Tuesday, July 7, Switzerland‘s postal service (Swiss Post) announced it had begun testing parcel deliveries by unmanned drones.
The project is a collaboration between Swiss Post, Swiss World Cargo (the air freight division of Swiss International Air Lines) and the California-based drone start-up Matternet, which is supplying the lightweight airborne carriers.
In a post, published yesterday on its official website, Swiss Post emphasized that the practical trials, which begin this month, will not lead to widespread adoption of the new technology any sooner than by 2020.
The announcement also implied that drones are not expected to predominate as a new delivery method, but will rather be used mostly for special cases that warrant their deployment: “The possible areas of application offered by drone technology are very diverse, ranging from delivery to peripheral areas to the express delivery of goods.“
As some sources have noticed, the snow-white drone, called Matternet ONE, looks a bit like a toilet seat with four branches extending outwards and a yellow box, bearing the postal service logo, lodged in the middle.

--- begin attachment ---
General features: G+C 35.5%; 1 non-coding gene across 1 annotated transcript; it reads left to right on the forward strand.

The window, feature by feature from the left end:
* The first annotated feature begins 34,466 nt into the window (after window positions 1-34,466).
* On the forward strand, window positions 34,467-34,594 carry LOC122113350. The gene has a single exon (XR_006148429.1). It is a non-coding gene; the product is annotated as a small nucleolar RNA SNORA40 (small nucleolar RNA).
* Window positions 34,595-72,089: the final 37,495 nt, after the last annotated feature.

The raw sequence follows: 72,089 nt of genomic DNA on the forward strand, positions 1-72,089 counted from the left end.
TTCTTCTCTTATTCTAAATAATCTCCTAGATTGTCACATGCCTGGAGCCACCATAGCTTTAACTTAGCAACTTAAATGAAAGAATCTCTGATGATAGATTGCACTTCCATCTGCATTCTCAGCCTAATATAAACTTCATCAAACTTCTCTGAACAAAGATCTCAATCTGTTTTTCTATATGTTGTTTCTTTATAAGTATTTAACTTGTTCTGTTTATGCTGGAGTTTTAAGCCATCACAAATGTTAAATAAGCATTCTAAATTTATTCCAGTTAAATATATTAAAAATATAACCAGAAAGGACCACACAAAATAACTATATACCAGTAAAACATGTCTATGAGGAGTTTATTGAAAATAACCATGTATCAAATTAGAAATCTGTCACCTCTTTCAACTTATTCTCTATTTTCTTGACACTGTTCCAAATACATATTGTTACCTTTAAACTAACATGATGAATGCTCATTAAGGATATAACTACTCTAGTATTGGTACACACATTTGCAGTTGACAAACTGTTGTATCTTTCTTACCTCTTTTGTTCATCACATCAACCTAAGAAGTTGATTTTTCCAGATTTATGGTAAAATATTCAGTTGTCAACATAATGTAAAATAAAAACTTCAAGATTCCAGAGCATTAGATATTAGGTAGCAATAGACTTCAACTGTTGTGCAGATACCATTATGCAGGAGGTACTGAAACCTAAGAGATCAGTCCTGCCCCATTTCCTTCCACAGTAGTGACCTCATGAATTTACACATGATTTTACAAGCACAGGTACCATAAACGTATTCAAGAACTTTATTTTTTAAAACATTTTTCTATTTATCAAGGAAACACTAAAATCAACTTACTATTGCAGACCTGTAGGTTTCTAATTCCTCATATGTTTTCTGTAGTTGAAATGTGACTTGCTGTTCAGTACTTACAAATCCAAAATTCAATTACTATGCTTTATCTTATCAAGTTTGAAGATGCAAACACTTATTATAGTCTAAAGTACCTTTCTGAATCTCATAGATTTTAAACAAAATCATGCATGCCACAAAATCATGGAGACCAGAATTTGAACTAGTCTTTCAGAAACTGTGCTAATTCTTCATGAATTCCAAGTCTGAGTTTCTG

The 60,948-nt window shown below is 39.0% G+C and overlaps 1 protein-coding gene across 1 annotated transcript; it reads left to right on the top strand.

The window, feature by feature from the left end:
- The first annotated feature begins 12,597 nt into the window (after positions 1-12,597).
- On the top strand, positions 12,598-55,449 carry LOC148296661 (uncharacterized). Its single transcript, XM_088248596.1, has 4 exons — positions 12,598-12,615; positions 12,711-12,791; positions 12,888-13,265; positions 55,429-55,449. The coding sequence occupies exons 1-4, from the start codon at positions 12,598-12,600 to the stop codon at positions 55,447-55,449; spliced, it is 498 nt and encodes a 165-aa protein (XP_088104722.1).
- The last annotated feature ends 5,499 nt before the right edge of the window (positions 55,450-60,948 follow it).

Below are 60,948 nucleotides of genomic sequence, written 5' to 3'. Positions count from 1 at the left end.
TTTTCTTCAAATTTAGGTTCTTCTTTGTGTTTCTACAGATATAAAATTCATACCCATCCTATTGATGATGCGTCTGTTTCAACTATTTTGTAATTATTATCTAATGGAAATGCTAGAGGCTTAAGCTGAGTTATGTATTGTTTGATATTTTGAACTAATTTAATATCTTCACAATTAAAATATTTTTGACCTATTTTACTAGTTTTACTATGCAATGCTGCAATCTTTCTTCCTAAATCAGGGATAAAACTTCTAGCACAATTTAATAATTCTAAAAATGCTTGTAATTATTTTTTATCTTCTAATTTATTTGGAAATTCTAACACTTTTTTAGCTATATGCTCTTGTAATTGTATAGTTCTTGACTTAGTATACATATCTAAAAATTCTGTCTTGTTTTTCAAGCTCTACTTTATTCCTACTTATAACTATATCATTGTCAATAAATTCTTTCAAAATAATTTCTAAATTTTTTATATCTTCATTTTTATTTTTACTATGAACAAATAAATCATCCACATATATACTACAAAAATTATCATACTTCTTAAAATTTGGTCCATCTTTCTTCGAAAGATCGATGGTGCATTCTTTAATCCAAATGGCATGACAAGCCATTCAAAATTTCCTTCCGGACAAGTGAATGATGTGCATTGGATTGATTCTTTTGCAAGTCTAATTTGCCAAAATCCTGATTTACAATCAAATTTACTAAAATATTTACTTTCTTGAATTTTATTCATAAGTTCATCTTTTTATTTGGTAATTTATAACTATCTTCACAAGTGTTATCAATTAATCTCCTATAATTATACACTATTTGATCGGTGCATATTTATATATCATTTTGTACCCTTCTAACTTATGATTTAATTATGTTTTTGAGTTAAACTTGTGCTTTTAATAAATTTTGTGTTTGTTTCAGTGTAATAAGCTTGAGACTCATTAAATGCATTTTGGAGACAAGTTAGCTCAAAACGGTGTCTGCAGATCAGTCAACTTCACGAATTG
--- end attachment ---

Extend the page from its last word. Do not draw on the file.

“The drone has an extremely light construction and is capable of transporting loads of up to 1 kilogram over more than 10 kilometres with a single battery charge.”
One of the main uses of the new drone system, hinted at in the announcement, will be to provide assistance in emergency situations:
“From today’s point of view, the use of drones in emergency situations is conceivable. This could, for example, involve bringing supplies to an area that has been cut off from the outside world following a storm. Another realistic possibility is the urgent transport of consignments with the highest priority, such as laboratory tests. Which specific uses will prevail depends on how quickly the regulatory requirements are clarified and technical obstacles dismantled.”
The drones are designed to fly autonomously, following clearly defined flight paths, which are to be drawn up by cloud software developed by Matternet.
Until the time of their realistic commercial use in five years, Swiss Post will have to clarify a great number of requirements, which include, among other things, technological restrictions, such as limited battery life, and the regulatory framework that would apply when sending the unmanned aircraft out across the Alpine country, which is dotted with numerous remote and isolated villages where drones deliveries could be useful.
Swiss Post is not the only entity experimenting with drone delivery: Amazon is already far advanced in its own UAV system, Google is developing a disaster-zone/postal drone named Project Wing, while Chinese e-commerce giant Alibaba is already testing its own model since February of this year.